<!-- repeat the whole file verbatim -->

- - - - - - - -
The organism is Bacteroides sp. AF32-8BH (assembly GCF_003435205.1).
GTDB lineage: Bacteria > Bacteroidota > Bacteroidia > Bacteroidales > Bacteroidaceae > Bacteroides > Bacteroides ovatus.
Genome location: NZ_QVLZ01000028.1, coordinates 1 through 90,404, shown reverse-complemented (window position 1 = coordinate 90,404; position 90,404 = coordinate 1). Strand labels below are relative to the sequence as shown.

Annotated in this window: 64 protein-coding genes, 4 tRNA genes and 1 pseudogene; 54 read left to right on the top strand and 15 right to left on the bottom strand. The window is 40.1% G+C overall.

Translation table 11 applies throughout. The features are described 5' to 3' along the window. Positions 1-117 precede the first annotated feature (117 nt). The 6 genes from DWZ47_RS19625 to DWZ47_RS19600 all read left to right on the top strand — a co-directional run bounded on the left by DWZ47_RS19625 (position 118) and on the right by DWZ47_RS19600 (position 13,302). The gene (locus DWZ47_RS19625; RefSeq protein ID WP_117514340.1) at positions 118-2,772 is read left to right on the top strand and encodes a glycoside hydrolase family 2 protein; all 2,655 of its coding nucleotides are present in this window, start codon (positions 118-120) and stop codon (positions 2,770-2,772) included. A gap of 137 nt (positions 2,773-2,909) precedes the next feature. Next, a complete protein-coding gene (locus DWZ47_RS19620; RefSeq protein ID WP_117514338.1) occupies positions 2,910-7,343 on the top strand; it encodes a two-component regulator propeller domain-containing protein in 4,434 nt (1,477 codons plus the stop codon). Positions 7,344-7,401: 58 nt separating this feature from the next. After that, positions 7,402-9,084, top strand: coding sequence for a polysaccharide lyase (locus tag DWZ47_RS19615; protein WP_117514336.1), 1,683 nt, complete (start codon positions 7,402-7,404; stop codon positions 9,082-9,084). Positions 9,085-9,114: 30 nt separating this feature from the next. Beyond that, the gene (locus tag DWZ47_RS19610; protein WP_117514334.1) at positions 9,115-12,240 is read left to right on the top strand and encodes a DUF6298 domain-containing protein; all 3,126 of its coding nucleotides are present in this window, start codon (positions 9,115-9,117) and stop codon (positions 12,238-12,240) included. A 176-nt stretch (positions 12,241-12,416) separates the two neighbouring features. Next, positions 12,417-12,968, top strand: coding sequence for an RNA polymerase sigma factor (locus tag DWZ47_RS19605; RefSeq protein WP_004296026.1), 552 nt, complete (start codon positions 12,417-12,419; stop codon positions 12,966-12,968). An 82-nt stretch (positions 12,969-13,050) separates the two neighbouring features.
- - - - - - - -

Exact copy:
The organism is Bacteroides sp. AF32-8BH (assembly GCF_003435205.1).
GTDB lineage: Bacteria > Bacteroidota > Bacteroidia > Bacteroidales > Bacteroidaceae > Bacteroides > Bacteroides ovatus.
Genome location: NZ_QVLZ01000028.1, coordinates 1 through 90,404, shown reverse-complemented (window position 1 = coordinate 90,404; position 90,404 = coordinate 1). Strand labels below are relative to the sequence as shown.

Annotated in this window: 64 protein-coding genes, 4 tRNA genes and 1 pseudogene; 54 read left to right on the top strand and 15 right to left on the bottom strand. The window is 40.1% G+C overall.

Translation table 11 applies throughout. The features are described 5' to 3' along the window. Positions 1-117 precede the first annotated feature (117 nt). The 6 genes from DWZ47_RS19625 to DWZ47_RS19600 all read left to right on the top strand — a co-directional run bounded on the left by DWZ47_RS19625 (position 118) and on the right by DWZ47_RS19600 (position 13,302). The gene (locus DWZ47_RS19625; RefSeq protein ID WP_117514340.1) at positions 118-2,772 is read left to right on the top strand and encodes a glycoside hydrolase family 2 protein; all 2,655 of its coding nucleotides are present in this window, start codon (positions 118-120) and stop codon (positions 2,770-2,772) included. A gap of 137 nt (positions 2,773-2,909) precedes the next feature. Next, a complete protein-coding gene (locus DWZ47_RS19620; RefSeq protein ID WP_117514338.1) occupies positions 2,910-7,343 on the top strand; it encodes a two-component regulator propeller domain-containing protein in 4,434 nt (1,477 codons plus the stop codon). Positions 7,344-7,401: 58 nt separating this feature from the next. After that, positions 7,402-9,084, top strand: coding sequence for a polysaccharide lyase (locus tag DWZ47_RS19615; protein WP_117514336.1), 1,683 nt, complete (start codon positions 7,402-7,404; stop codon positions 9,082-9,084). Positions 9,085-9,114: 30 nt separating this feature from the next. Beyond that, the gene (locus tag DWZ47_RS19610; protein WP_117514334.1) at positions 9,115-12,240 is read left to right on the top strand and encodes a DUF6298 domain-containing protein; all 3,126 of its coding nucleotides are present in this window, start codon (positions 9,115-9,117) and stop codon (positions 12,238-12,240) included. A 176-nt stretch (positions 12,241-12,416) separates the two neighbouring features. Next, positions 12,417-12,968, top strand: coding sequence for an RNA polymerase sigma factor (locus tag DWZ47_RS19605; RefSeq protein WP_004296026.1), 552 nt, complete (start codon positions 12,417-12,419; stop codon positions 12,966-12,968). An 82-nt stretch (positions 12,969-13,050) separates the two neighbouring features.